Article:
• “No force can make my kids ‘friend’ me on Facebook. Maybe this is a ‘positive’ in their twentysomething social world, but it's a ‘negative’ in mine. Maybe this will change when my kids hit thirtysomething.” —Greg Jarboe, president and co-founder, SEO-PR, Search Engine Watch Blog, Market Motive, ChannelOne Marketing Group

Criminals, terrorists, governments, and commercial interests may have a negative influence on the evolution of social networks between now and 2020.

• “A number of clear dangers remain, chiefly, the abuse of social media to promote populist and disruptive agendas and ideologies; the increasing corporatisation and astroturfing of social media spaces; the exploitation of personal information made public through social media by criminals and overzealous law enforcement agencies. On balance, social media spaces and communities have, to date, remained remarkably resistant to such interference, but there are no guarantees that this will continue. But social media also enable their users to organise to combat infringements and interference, and this is a cause for optimism.” —Axel Bruns, associate professor of media and communication, Queensland University of Technology, and general editor of Media and Culture journal

• “[The positive possibilities] will only grow more true in the future as long as a significant part of the Internet's core remains in the public domain – not the plaything of purely-commercial interests nor at the mercy of the whims of states.” —David Pecotic, officer, Australian Broadband Guarantee Policy Section, Australian Broadband Guarantee Branch, Department of Broadband, Communications and the Digital Economy

We are just beginning to address the ways in which nearly ‘frictionless,’ easy-access, global communications networks change how reputations are made, perceived, and remade. New social norms will be encoded eventually to take account of these changing realities.

• “For better or worse, reconnecting and maintaining relationships has gotten easy to the point of nearly becoming frictionless. I do wonder if the American procedure that says ‘Try hard, fail, move West, try hard, fail, move West, try hard, succeed, stay here’ will change.” —Paul Jones, conference co-chair, WWW2010, clinical associate professor, School of Information and Library Sciences, University of North Carolina at Chapel Hill, director, ibiblio

• “Some people thrive in small towns, others feel oppressed by them. As information technology shrinks our world, it will become easier for one’s misdeeds to return to them or for outbursts of regrettable behavior to be reported and shared. It will also be easier for good deeds to be shared. For better or worse, technology makes the citizenry its own Big Brother. Some will welcome this as transparency; others will feel oppressed.” —Stuart Schechter, researcher, Microsoft Research, formerly on the technical staff at MIT Lincoln Laboratory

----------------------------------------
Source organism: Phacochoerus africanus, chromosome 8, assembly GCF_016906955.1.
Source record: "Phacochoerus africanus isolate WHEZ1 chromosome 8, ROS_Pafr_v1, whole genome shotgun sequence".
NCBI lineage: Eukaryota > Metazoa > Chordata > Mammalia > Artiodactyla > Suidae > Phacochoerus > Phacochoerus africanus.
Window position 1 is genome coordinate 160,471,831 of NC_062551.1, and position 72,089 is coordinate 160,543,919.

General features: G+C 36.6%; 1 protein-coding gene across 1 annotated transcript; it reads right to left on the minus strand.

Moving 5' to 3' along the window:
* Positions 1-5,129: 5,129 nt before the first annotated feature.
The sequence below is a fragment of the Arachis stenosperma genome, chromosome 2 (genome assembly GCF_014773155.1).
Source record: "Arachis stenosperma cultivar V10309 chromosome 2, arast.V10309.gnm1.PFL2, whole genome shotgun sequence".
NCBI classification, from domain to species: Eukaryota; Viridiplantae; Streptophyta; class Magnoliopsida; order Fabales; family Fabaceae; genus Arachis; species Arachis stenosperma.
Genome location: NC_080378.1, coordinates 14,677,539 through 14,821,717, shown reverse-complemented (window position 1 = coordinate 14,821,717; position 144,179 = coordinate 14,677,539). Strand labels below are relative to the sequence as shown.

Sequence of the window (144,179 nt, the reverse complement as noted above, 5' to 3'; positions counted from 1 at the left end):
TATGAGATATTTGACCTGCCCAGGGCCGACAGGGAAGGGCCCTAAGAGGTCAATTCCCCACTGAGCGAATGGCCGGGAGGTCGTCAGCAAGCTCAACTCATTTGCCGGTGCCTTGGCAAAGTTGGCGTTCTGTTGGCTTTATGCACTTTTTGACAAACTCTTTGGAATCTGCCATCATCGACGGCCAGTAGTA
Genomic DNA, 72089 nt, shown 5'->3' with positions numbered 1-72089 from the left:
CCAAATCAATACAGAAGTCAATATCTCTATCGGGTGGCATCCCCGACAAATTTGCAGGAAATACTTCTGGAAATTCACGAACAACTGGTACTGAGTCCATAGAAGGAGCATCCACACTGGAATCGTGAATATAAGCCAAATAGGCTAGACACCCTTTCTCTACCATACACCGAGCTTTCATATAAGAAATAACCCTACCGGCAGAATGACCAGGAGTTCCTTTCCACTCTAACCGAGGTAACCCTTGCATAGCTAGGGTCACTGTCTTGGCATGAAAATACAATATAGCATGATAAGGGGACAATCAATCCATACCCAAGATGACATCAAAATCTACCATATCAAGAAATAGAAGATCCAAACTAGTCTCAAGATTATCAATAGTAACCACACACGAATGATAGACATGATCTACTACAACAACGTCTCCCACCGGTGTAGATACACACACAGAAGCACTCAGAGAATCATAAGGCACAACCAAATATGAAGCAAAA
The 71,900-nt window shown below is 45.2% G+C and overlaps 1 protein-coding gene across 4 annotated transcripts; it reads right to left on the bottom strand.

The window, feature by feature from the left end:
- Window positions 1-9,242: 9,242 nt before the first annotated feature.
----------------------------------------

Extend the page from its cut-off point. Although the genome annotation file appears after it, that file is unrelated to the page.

• “It will be particularly interesting to see how we reconcile things about the people we know that we had not known in the past, or could not have known. How many of our friends will in some sense ‘come out of the closet’ on some issue or other by joining a group on Facebook, for instance, that might make us upset or angry, and what we will we do with that knowledge?” —Steve Jones, professor of communication and associate dean of liberal arts and sciences and co-founder of the Association of Internet Researchers, University of Illinois-Chicago

• “It is key that we sort out the sort of contextual self-presentation online that we presently take for granted offline. This will involve the hybrid of sociological and psychological insights alongside traditional design. How do we present ourselves to co-workers and high school friends without pandering to a lame lowest common denominator? In doing so, I think we can strengthen our relationships by creating increased spaces for differentiated expressiveness. I worry about absolute searchability, however, as I think it will draw people away from the Internet as a positive force. It will tie us together, but I think it will also make our relationships a little more dull.” —Bernie Hogan, research fellow, Oxford Internet Institute, University of Oxford

• “A lot depends on our success at the societal level in addressing online disinhibition, modeling online/offline citizenship for our children, and getting past the adults' technopanic to teaching tech literacy, media literacy, and social literacy at home and school.” —Anne Collier, co-chair, Online Safety & Technology Working Group, founder of Net Family News, co-author, MySpace Unraveled: A Parent’s Guide to Teen Social Networking

• “As a society we will grapple with how to best use these tools to strengthen human-based social ties – and some will be better at it than others. Issues like privacy will need to be addressed, but individual and structural strategies will emerge.” —Jim Witte, director and professor, Center for Social Science Research, George Mason University